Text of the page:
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I KNEW an old wife lean and poor,
Her rags scarce held together; There strode a stranger to the door,
And it was windy weather.
He held a goose upon his arm,
He uttered rhyme and reason, “ Hore, take the goose, and keep you warm,
It is a stormy season.”
She caught the white goose by the leg,
- 't was no great matter. The goose let fall a golden egg
With cackle and with clatter.
She dropt the goose, and caught the pelf,
And ran to tell her neighbors ; And blessed herself, and cursed herself,
And rested from her labors.
And feeding high, and living soft,
Grew plump and able-bodied; Until the grave church warden doffed,
The parson smirked and nodded.
So sitting, served by man and maid,
She felt her heart grow prouder: But ah! the more the white goose laid,
It clacked and cackled louder.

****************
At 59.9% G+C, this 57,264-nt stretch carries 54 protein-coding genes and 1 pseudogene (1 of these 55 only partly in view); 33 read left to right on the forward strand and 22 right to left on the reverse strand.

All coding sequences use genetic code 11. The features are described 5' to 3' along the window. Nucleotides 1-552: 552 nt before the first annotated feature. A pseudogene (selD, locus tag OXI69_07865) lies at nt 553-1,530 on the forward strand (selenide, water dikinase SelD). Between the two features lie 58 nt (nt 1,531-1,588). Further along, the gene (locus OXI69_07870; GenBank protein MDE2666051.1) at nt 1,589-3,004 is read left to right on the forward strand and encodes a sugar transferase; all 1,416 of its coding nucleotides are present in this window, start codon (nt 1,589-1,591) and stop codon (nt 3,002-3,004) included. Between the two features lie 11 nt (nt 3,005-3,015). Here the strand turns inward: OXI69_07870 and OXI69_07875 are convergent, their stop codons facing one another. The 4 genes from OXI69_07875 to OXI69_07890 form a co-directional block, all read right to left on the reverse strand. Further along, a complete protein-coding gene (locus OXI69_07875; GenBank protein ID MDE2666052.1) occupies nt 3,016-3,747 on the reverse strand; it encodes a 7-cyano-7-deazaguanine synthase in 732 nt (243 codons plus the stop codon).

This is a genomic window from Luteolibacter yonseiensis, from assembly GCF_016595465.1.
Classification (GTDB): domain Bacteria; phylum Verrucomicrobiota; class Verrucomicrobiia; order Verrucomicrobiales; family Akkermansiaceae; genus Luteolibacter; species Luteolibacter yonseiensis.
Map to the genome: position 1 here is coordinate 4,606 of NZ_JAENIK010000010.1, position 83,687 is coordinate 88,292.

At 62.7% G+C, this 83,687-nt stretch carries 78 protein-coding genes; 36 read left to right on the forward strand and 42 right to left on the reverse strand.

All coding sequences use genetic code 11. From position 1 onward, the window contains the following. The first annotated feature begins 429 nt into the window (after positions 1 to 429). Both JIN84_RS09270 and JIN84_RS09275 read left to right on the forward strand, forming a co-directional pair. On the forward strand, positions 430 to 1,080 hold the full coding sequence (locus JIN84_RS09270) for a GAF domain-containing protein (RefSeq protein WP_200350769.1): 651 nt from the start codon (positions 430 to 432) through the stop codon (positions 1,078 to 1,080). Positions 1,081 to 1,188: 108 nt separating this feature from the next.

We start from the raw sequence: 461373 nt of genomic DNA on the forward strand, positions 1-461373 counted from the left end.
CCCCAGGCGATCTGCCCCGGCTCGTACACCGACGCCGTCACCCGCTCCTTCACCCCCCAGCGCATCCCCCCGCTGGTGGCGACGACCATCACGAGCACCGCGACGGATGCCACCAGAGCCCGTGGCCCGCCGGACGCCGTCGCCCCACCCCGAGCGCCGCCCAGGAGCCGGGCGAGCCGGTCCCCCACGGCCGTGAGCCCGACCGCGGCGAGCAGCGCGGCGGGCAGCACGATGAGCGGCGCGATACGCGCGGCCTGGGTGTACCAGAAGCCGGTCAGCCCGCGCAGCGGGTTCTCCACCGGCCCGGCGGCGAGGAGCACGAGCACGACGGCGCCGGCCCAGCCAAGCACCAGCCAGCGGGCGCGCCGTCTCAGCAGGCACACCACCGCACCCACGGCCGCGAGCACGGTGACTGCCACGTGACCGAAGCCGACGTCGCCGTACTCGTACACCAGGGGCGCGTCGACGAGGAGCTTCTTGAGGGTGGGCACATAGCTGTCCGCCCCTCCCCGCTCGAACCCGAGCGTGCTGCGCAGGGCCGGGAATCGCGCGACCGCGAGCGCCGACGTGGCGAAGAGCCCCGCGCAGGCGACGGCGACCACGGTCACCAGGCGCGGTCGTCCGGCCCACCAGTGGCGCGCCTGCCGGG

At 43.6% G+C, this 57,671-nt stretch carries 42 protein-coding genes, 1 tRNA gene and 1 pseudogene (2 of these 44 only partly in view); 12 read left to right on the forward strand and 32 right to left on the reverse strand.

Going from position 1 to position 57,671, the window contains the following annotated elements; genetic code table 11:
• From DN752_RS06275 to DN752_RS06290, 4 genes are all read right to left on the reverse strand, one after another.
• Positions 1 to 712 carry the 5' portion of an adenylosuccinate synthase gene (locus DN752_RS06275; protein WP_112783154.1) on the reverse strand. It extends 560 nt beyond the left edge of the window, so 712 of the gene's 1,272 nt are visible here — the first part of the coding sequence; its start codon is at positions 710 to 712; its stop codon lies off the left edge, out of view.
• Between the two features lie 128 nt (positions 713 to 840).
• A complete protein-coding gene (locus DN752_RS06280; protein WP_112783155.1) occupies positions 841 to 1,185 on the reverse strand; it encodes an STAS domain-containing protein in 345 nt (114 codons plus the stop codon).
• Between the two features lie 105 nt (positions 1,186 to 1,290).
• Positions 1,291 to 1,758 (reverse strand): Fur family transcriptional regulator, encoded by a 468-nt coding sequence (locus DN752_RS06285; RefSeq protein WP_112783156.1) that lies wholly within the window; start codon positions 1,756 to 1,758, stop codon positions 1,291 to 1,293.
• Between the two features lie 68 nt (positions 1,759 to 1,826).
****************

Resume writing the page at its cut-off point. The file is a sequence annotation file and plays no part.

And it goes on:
It cluttered here, it chuckled there;
It stirred the old wife's mettle: She shifted in her elbow-chair,
And hurled the pan and kettle.
“ A quinsy choke thy cursed note !"
Then waxed her anger stronger. “Go, take the goose, and wring her throat,
I will not bear it longer."
Then yelped the cur, and yawled the cat ;
Ran Gaffer, stumbled Gammer. The goose flew this
and flew that, And filled the house with clamor.
As head and heels
the floor They floundered all together, There strode a stranger to the door,
And it was windy weather:
He took the
arm, He uttered words of scorning; “So keep you cold, or keep you warm,
It is a stormy morning.”
The wild wind rang from park and plain,
And round the attics rumbled, Till all the tables danced again,
And half the chimneys tumbled.
The glass blew in, the fire blew out,
The blast was hard and harder. Her cap blew off, her gown blew up,
And a whirlwind cleared the larder;
And while on all sides breaking loose
Her household fled the danger, Quoth she, “ The Devil take the goose,
And God forget the stranger!”
At Francis Allen's on the Christmas-eve,